A tiny sample of a click from a wood block ampliﬁed within shot glasses resonates around sound artist Austen Brown‘s studio. A heavy inﬂuence on the untitled project is Michel de Certeau’s essay “Walking in the City” in which the placement of people within a system, like a city, and the process of that system become redeﬁned naturally by its inhabitants. Despite the limiting conditions and hurried nature of open studio night, Brown, who is a second year in Sound, is hopeful about the end product. “I’ve been planning the piece since September… I got the whole thing up this past Thursday, which allowed me only a full day of programming for open studio,” said Brown. The ﬁnal curation of the work will be spaced out horizontally, instead of the vertical display seen in the studio. Standing in the middle of the ﬁnished installation might evoke the surreal feeling of looking down on a system from the outside. He is also planning for a wider separation of the sound objects to allow for improved distinction of the source of the sound.
– Lauren Pirritano (MA 2014)
In Danny Floyd’s studio, one finds words on paper, words on wood, and a staircase to nowhere. Though this year’s open studios revealed many artists working haphazardly with text-as-art, Floyd’s pieces reveal meticulous decisions regarding language. He says that he is directly dealing with “moments in between spaces and gaps in language.” The text on the walls and wood are actually prepositions—words that indicate spatial, temporal, or logistical relationships. Like Marc Augé’s theory of Nonplace, the staircase produces a physical space that exists purely for its in-between-ness. Floyd’s work is precise, clever, and investigative, and I’ll be curious to see how it will play out in other spaces.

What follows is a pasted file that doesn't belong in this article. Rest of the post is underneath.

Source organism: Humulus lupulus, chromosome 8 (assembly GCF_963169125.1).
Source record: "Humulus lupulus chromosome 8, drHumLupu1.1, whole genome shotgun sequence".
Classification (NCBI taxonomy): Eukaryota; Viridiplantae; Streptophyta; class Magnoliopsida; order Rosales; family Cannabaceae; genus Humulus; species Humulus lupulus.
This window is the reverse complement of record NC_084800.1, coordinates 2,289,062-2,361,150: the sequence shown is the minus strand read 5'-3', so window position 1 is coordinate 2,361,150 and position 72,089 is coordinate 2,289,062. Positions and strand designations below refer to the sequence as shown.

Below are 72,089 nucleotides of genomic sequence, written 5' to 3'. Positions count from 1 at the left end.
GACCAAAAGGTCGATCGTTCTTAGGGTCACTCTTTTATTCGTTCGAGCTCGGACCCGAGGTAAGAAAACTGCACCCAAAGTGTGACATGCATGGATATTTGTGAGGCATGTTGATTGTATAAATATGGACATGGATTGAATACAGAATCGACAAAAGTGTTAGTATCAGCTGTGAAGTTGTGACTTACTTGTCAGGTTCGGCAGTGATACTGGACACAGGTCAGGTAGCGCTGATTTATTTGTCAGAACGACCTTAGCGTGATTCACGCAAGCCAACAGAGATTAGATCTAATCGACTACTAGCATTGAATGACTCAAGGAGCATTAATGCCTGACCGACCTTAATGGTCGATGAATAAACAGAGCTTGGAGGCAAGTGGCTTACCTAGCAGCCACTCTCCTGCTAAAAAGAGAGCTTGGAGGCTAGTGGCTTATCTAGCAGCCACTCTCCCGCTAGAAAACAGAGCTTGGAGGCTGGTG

– Anjulie Rao (MA 2014)
“There is great difficulty in thinking about pictures, even portraits by great artists, as art and not thinking about them primarily as something else, the person represented,” writes Author Richard Brilliant in his book “Portraiture.” Indeed, first year Photography student Carly Ries’ portraits inspire an interest in the subject, but only as an object of beauty. The author of these images presents figures from our everyday lives, of people on the street, in a manner ignorant of their stories, but hyper aware of the lines on their bodies carved by those stories. Other photographs in her studio, though without a face not technically portraits, still somehow evoke personhood with subjects’ individual forms allowing for photographic explorations of the body to work without boundaries.
The instruction is to “Watch the Woman Doing Nothing.” Performance MFA Katie Wall sat reclined in a chair with her back against a cabinet and her feet up, facing the rear wall of her studio, the entrance to which was covered by a hanging sheet with a four-inch hole cut at eye level. What we often do when we watch real human bodies other than ours, whether on the street, at the theater or at the mall, is make assumptions about people based on the meaning we ascribe to their actions. This is our nature, to try to understand the other in order to become unafraid. Depriving us of the information we need for that understanding is the most terrifying performance.
– Troy Pieper (MA 2015)